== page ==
permutations can be viewed as public-key encryption systems, where the parameter is the public key and the trapdoor is the secret key, and where encrypting corresponds to computing the forward direction of the permutation, while decrypting corresponds to the reverse direction. Trapdoor permutations can also be viewed as digital signature schemes, where computing the reverse direction with the secret key is thought of as signing, and computing the forward direction is done to verify signatures. Because of this correspondence, digital signatures are often described as based on public-key cryptosystems, where signing is equivalent to decryption and verification is equivalent to encryption, but this is not the only way digital signatures are computed. Used directly, this type of signature scheme is vulnerable to a key-only existential forgery attack. To create a forgery, the attacker picks a random signature and uses the verification procedure to determine the message m corresponding to that signature. In practice, however, this type of signature is not used directly, but rather, the message to be signed is first hashed to produce a short digest that is then signed. This forgery attack, then, only produces the hash function output that corresponds to , but not a message that leads to that value, which does not lead to an attack. In the random oracle model, this hash-then-sign form of signature is existentially unforgeable, even against a chosen-message attack. There are several reasons to sign such a hash (or message digest) instead of the whole document.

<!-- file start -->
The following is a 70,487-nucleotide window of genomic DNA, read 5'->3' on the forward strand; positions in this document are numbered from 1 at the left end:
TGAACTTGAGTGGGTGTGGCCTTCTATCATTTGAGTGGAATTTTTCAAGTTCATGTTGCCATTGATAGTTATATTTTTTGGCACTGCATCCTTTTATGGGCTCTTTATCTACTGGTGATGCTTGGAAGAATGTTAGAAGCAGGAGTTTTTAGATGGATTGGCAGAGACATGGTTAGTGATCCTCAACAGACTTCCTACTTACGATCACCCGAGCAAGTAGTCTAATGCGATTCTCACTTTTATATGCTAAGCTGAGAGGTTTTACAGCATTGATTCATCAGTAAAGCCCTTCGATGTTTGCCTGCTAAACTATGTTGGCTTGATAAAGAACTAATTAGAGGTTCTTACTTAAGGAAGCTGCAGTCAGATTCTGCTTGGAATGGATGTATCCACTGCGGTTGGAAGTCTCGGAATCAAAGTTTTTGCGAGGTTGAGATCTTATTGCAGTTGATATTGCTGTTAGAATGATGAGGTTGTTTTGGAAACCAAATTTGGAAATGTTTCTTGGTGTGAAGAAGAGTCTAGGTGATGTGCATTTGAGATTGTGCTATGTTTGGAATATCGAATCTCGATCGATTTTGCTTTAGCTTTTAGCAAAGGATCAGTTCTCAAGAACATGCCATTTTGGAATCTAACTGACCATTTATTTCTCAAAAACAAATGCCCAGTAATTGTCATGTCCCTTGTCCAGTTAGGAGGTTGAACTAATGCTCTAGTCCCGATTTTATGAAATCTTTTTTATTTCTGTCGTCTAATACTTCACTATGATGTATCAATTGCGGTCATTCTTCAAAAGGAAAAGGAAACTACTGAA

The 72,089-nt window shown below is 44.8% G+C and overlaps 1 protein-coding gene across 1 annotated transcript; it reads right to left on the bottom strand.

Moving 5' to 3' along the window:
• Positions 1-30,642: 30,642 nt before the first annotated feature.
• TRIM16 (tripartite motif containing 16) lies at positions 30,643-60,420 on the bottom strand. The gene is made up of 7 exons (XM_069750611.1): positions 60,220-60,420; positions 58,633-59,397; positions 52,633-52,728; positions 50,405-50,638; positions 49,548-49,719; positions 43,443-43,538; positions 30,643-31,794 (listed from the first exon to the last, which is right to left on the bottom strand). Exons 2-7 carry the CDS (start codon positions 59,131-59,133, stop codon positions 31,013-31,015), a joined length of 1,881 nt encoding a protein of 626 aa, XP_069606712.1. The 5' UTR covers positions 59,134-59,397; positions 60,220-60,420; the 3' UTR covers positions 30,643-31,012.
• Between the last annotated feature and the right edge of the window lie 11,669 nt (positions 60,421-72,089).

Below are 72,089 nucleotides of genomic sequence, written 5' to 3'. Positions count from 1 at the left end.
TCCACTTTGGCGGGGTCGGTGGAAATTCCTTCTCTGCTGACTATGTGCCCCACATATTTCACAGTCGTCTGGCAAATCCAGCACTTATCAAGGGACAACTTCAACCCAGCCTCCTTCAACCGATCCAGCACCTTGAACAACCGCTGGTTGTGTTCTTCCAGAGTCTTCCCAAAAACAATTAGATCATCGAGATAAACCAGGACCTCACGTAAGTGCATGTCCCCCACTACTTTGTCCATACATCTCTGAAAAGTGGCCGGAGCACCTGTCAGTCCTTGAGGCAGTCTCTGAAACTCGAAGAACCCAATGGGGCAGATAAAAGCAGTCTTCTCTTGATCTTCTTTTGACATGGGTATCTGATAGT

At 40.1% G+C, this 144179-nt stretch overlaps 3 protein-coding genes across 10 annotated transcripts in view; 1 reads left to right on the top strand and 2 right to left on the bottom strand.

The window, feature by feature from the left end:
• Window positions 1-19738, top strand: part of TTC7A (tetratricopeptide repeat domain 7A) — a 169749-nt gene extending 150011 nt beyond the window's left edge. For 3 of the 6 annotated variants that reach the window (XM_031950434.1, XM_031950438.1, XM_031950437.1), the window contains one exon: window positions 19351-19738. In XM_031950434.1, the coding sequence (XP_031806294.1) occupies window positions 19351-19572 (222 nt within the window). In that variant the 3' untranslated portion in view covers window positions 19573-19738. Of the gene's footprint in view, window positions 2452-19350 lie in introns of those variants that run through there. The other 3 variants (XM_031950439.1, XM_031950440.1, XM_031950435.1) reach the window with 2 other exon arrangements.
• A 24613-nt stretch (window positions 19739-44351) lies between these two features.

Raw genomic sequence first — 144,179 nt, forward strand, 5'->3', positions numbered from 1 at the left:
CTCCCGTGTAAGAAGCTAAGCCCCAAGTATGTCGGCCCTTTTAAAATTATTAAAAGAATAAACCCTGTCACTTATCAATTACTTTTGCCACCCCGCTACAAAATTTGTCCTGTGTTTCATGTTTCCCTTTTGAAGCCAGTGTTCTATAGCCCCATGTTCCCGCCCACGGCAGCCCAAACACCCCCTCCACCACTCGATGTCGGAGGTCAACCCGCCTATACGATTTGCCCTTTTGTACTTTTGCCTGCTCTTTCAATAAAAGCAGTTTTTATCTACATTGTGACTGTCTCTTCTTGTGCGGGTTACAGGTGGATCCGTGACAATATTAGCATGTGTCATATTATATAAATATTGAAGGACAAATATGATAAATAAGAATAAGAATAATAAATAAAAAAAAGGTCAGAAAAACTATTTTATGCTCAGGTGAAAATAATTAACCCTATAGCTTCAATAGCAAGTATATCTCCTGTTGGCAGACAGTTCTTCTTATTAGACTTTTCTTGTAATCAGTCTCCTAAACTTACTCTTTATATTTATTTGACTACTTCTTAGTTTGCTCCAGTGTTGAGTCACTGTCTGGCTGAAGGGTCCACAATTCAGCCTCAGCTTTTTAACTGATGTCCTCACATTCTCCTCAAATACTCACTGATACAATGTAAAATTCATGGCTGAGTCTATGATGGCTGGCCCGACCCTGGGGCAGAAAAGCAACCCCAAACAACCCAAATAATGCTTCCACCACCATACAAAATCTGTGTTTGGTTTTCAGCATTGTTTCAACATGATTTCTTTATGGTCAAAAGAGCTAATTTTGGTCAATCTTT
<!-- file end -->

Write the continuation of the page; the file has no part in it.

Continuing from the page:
For efficiency: The signature will be much shorter and thus save time since hashing is generally much faster than signing in practice. For compatibility: Messages are typically bit strings, but some signature schemes operate on other domains (such as, in the case of RSA, numbers modulo a composite number N). A hash function can be used to convert an arbitrary input into the proper format. For integrity: Without the hash function, the text "to be signed" may have to be split (separated) in blocks small enough for the signature scheme to act on them directly. However, the receiver of the signed blocks is not able to recognize if all the blocks are present and in the appropriate order.

An Example to show the working of RSA algorithm

Section1. Generating Public and Private Keys

First, before any transmission happens, the Server calculates its public and secret keys. Here is how.